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Book Review: ‘The Lock Artist’

August 02, 2019 by Abigail Bostwick

Eighteen-year-old Mike, not having uttered a word since just the age of 8 following an undisclosed traumatic tragedy, is a genius. A dangerous one — with the ability to open any lock he encounters without a key. Be it a locked door missing a key, padlocks without combinations, safes with no discernible point of entry, Mike can figure them and open them all.

It’s a dangerous talent.

The talent draws attention from dangerous crowds. With lock and safe-cracking ability unrivaled by any other, the young adult is a hot commodity. Mike enters a world of crime. With no family, no close friends and difficulty obtaining employment with his muteness — it’s a trade he can manage. And one that is almost impossible to leave.

Only Mike can’t stand the life. At his heart, he is not a criminal. 

At last, Mike sees an opportunity to escape. He’ll take a risky gamble for the one person he ever loved, and return to a life he can endure. 

Mike is an excellent thief and a criminal, but it’s his backstory and his character which shape a main protagonist the reader wants to see succeed and escape.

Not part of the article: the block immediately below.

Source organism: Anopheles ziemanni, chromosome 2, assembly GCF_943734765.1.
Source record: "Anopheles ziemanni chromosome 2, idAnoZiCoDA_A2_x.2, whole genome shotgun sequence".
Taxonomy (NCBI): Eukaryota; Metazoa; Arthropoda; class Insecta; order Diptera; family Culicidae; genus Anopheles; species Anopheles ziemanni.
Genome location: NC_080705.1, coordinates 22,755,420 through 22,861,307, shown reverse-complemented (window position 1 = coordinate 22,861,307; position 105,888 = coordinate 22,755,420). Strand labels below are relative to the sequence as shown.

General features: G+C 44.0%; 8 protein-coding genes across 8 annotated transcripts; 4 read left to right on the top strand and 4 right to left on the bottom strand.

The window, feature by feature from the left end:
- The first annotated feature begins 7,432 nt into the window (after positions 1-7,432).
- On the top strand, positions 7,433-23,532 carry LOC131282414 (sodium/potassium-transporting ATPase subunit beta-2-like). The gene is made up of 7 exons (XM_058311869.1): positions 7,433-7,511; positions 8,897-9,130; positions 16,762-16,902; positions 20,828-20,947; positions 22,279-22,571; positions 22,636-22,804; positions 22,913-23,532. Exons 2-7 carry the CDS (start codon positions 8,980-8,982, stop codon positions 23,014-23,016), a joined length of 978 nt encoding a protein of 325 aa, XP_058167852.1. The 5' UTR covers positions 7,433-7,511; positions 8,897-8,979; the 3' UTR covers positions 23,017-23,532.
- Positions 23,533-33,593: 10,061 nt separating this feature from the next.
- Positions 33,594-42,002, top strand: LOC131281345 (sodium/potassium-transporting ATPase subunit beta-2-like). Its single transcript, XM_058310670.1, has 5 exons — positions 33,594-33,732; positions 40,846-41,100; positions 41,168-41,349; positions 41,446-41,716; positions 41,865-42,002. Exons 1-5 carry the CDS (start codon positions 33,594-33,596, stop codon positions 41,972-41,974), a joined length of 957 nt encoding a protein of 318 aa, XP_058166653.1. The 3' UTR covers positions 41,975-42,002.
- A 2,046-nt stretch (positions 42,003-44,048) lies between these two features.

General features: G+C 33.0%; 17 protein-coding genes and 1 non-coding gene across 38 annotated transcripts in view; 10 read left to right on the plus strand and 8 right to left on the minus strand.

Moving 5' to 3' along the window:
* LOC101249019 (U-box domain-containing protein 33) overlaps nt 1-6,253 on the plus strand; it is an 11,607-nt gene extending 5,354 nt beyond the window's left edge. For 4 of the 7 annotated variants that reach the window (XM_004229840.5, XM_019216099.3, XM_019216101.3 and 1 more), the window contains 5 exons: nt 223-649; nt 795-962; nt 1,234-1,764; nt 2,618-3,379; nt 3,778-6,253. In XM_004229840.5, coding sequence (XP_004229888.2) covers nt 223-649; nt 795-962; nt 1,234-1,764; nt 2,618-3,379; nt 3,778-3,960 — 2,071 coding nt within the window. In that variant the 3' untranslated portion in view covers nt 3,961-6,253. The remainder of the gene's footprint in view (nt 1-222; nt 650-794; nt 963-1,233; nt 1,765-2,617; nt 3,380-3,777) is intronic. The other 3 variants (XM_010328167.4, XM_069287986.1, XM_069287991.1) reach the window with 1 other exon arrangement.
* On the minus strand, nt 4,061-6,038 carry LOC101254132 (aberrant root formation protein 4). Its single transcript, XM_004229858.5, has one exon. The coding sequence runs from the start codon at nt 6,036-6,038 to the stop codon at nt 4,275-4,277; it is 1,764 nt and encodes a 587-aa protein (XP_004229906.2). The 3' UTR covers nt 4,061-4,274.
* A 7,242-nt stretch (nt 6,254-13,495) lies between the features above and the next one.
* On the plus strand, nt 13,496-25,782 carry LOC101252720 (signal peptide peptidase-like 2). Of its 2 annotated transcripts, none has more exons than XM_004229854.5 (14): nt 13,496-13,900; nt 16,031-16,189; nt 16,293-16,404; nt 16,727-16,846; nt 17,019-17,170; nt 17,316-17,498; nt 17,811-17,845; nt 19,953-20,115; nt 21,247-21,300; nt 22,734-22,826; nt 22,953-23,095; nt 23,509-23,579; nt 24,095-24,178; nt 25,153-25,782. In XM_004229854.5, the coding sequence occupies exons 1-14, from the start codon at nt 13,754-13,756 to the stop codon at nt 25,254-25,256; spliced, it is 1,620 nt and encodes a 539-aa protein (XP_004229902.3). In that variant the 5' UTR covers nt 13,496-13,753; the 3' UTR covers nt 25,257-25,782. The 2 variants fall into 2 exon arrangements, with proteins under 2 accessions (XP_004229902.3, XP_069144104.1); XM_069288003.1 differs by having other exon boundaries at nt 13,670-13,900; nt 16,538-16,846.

While Steve Hamilton’s “The Lock Artist” is, at its core, a thriller/mystery like his other award-winning crime Alex McKnight series novels, “The Lock Artist” is primarily a character-driven novel. Hamilton’s prose is page-turning and vivid — both descriptive and detailed as well as to-the-point and direct. A conversation with the reader that keeps questions ongoing and one always needing to know what is going to happen next. The pacing is on par with a typical action/thriller novel, yet scenes are not basic punch-kick-repeat. The events are not boring, yet leave the reader on the edge of their seat. 

“The Lock Artist” was the winner of the 2011 Edgar Award for Best Novel.

“I was the Miracle Boy, once upon a time. Later on, the Milford Mute. The Golden Boy. The Young Ghost. The Kid. The Boxman. The Lock Artist. That was all me. But you can call me Mike.” 

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